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A central problem faced by multi-cellular organisms is the need for rare progenitor cells to continually produce terminally differentiated cells while also preserving a self-renewing lineage. What mechanisms allow a progenitor cell to give rise to two daughter cells that adopt such different fates? One potential solution is an evolutionarily conserved mechanism called asymmetric cell division, during which a dividing cell imparts unequal inheritance of its components to its two daughter cells, making them different from inception.

Challenges in Immunology

From the August 3rd, 2007 issue of ScienceChallenges in Immunology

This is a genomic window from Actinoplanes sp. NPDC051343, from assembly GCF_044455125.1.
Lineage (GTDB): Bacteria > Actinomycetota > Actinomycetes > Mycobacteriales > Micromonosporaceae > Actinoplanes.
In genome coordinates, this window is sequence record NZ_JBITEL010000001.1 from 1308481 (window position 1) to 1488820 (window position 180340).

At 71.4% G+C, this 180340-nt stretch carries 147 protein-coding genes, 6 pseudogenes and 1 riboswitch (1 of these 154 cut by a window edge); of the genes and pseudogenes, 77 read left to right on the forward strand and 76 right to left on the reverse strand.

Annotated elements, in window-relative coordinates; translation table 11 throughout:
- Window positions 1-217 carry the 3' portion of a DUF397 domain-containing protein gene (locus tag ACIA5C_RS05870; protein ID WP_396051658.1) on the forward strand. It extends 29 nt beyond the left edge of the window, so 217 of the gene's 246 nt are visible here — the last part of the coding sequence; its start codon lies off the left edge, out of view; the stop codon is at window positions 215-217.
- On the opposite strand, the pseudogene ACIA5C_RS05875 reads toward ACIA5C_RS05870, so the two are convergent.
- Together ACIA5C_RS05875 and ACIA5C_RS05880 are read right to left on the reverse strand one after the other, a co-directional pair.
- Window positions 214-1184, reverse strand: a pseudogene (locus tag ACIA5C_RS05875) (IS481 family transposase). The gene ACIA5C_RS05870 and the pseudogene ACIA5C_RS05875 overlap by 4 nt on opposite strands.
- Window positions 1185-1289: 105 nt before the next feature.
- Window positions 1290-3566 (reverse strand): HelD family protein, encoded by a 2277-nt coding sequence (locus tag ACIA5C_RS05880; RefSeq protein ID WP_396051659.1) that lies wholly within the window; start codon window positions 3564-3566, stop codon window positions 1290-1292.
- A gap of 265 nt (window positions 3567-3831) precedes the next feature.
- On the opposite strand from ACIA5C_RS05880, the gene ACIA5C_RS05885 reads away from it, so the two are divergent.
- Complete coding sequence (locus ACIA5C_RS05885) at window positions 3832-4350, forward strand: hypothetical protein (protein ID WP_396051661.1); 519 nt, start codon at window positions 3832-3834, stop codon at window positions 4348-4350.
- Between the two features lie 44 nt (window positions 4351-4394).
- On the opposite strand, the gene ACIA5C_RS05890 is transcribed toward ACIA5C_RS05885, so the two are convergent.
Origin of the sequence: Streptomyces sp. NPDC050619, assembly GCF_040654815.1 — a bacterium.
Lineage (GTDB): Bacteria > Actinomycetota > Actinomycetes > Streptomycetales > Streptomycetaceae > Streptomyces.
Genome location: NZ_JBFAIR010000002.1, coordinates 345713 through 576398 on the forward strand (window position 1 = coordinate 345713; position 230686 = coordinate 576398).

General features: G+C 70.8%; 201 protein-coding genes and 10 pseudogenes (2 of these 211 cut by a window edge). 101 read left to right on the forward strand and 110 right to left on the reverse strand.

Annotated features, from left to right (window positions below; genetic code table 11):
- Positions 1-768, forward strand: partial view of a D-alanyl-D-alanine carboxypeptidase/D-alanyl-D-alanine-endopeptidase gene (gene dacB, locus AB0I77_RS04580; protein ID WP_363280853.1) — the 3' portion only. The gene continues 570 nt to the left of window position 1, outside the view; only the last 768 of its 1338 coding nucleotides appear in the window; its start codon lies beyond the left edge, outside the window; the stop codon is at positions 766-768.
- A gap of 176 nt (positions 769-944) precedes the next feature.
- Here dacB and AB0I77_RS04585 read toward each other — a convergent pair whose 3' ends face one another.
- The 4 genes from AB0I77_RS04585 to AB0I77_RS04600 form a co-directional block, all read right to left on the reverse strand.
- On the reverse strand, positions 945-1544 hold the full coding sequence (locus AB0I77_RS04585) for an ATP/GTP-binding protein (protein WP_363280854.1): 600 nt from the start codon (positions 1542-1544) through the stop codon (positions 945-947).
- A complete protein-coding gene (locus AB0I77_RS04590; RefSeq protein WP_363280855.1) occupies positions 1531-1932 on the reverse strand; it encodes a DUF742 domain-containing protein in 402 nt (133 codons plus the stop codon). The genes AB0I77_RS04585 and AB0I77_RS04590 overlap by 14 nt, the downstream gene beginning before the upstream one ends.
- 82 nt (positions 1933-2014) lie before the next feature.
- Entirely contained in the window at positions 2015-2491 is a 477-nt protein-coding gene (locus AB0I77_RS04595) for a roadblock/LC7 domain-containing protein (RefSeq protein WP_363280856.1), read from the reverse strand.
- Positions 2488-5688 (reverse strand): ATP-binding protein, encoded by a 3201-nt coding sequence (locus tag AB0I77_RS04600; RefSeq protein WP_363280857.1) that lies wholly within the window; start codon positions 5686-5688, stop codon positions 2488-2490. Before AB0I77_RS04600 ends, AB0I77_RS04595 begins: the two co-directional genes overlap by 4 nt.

In the mammalian immune system, T lymphocytes face a similar need for simultaneous differentiation and regeneration. While our circulating lymphocytes are collectively capable of recognizing virtually any microbial invader, the price paid for this breadth of recognition is an extremely limited number of lymphocytes specific for any given microbe. During a microbial infection, a naïve lymphocyte, so called because it has never encountered its foreign antigen, must give rise to two distinct classes of cellular progeny:terminally differentiated effector cells that provide acute protection and self-renewing memory cells that provide long-lived immunity. Our lab seeks to understand the mechanisms underlying specification of these disparate fates. We have found that T lymphocytes exploit an